Top critical review
on 10 March 2016
Veteran columnist Katharine Whitehorn has named her autobiography 'Selective Memory' because, as she tells the reader in her introduction, there are some elements of her life that are more memorable than others: "The memory makes its own selections, it's own decisions about what is fun, interesting, moving or even excruciating to remember, and what is simply too boring to store." Digging around in old papers, we are told, she was occasionally staggered to find out just how wrong her memory of something could be. After reading these comments right at the beginning of the book, one finds oneself hoping that Ms Whitehorn has remembered enough of the details in her long and busy life to make this an interesting and informative read.
Ms Whitehorn moves quickly through her early life and her difficult schooldays - she hated her time at Roedean, but was bright enough to make it to Cambridge, after which she applied for a position with the British Council and went to Finland to teach English (although she admits she has no memory of how she applied for the job, who interviewed her and how she got a Finnish work permit) and she later took up a post-graduate place at Cornell University in America. Back in England, she worked at the 'Picture Post', Woman's Own', the 'Spectator' and the 'Observer'. As a columnist her writing was considered pioneering, refreshing and entertaining - her most remembered piece was an article on sluts written in the early sixties for the 'Observer' where she asked her readers: "Have you ever taken anything back out of the dirty-clothes basket because it had become, relatively, the cleaner thing?" In addition to being a columnist, Katharine Whitehorn wrote a series of 'survival' mini-books, including 'How to Survive in Hospital', 'How to Survive in the Kitchen', and her best-selling title was: 'Cooking in a Bedsitter' which remained in print for forty years (and is still available from Amazon). Later, Ms Whitehorn joined the board of the Nationwide Building Society, was President of the Open Section of the Royal Society of Medicine, was involved with the International Women's Forum and was Rector of St Andrews University. And somewhere amongst all of this (the author is rather remiss about providing dates) she married Gavin Lyall (in the late fifties, I think) and she later gave birth to two boys, the first Bernard, in 1964 and then Jake in 1967.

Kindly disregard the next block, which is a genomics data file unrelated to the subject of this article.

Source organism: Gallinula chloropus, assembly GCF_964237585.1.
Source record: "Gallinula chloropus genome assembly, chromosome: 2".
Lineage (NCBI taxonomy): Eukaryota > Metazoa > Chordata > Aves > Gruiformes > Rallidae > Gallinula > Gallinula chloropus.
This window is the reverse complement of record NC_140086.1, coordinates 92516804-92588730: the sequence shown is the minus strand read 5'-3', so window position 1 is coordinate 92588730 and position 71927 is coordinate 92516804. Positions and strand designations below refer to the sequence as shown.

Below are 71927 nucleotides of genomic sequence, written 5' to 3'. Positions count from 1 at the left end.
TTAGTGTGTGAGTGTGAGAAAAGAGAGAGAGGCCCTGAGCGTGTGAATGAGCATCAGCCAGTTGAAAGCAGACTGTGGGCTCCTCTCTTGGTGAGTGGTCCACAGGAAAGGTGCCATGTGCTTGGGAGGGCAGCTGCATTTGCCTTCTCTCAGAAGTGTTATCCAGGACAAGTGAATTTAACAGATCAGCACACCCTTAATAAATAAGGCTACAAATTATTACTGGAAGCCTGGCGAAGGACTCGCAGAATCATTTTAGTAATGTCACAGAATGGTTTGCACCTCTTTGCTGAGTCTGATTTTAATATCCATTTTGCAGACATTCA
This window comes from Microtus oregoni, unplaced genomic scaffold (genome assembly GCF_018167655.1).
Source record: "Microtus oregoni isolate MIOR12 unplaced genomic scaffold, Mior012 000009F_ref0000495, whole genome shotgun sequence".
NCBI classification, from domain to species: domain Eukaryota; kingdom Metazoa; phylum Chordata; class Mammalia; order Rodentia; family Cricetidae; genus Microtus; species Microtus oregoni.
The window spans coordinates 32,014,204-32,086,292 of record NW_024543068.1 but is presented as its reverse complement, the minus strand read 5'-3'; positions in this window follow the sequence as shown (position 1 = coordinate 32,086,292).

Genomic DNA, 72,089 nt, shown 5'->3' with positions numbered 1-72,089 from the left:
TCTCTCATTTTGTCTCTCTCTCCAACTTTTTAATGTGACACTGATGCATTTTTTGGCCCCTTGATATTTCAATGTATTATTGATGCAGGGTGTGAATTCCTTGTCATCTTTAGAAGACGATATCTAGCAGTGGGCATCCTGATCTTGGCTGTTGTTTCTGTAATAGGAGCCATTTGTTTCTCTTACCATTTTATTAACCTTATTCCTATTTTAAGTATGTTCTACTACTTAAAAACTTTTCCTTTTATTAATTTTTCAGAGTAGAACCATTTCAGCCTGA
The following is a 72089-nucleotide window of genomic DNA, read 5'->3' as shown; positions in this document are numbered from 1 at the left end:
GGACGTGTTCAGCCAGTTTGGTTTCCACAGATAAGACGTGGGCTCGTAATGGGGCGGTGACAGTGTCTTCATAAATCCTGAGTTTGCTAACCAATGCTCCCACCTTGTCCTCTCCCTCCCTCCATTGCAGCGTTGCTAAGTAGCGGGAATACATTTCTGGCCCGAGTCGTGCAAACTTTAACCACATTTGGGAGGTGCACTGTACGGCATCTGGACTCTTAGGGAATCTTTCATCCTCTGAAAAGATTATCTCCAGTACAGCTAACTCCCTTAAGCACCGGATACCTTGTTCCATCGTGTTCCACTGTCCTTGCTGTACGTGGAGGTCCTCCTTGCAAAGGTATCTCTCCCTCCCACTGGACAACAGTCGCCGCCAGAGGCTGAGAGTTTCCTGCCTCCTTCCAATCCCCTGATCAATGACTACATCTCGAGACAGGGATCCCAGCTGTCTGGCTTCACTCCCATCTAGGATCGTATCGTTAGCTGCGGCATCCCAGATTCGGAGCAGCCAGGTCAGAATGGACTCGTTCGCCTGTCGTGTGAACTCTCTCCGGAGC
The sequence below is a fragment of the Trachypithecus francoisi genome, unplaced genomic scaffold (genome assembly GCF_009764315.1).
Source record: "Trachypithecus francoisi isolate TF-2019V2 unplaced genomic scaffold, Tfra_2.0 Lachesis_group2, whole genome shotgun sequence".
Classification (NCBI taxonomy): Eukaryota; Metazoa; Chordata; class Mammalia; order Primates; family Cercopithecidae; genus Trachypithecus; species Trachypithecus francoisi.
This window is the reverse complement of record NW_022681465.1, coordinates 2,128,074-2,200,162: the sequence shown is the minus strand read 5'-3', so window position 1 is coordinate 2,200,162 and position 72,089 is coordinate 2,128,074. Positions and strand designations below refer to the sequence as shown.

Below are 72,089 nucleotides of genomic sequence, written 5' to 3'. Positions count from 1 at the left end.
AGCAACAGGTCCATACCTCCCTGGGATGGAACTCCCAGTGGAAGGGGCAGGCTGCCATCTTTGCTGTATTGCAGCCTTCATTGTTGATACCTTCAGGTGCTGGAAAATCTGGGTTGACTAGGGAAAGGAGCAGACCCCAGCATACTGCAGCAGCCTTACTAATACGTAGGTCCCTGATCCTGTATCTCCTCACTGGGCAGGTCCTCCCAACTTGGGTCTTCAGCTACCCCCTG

Katharine Whitehorn has certainly had a full and busy life and this briskly paced memoir packs her life, or parts of it, into less than three hundred pages. However, as some other reviewers have commented here, I did not find this memoir as interesting or revelatory as I would have expected and, as Ms Whitehorn only occasionally mentions any dates, I found it necessary to work out for myself when some of the events in her life happened in order to be able to place them in the context of her own life and also in a wider context. In addition, although the author tells us of the major incidents of her life, and she is honest about certain personal aspects of her marriage, such as her husband's heavy drinking and her failure to realize the effect of this on their two boys, this memoir seems more of a relating of events rather than a reflection of how and why certain things happened and what she really felt about them. And, in some respects, that's okay - it's Ms Whitehorn's life and she can tell it the way she wants to and that, I suppose, is the difference between an autobiography, where the author shares with the reader what they can remember and what they are prepared to reveal, and a biography where the biographer thoroughly researches and analyses the life of their subject. So, as an overview of a long and full life, Ms Whitehorn's memoir certainly does an adequate job, but although the author is a very good columnist, I have to be honest and say that I didn't find this as interesting or engaging to read as I would have expected.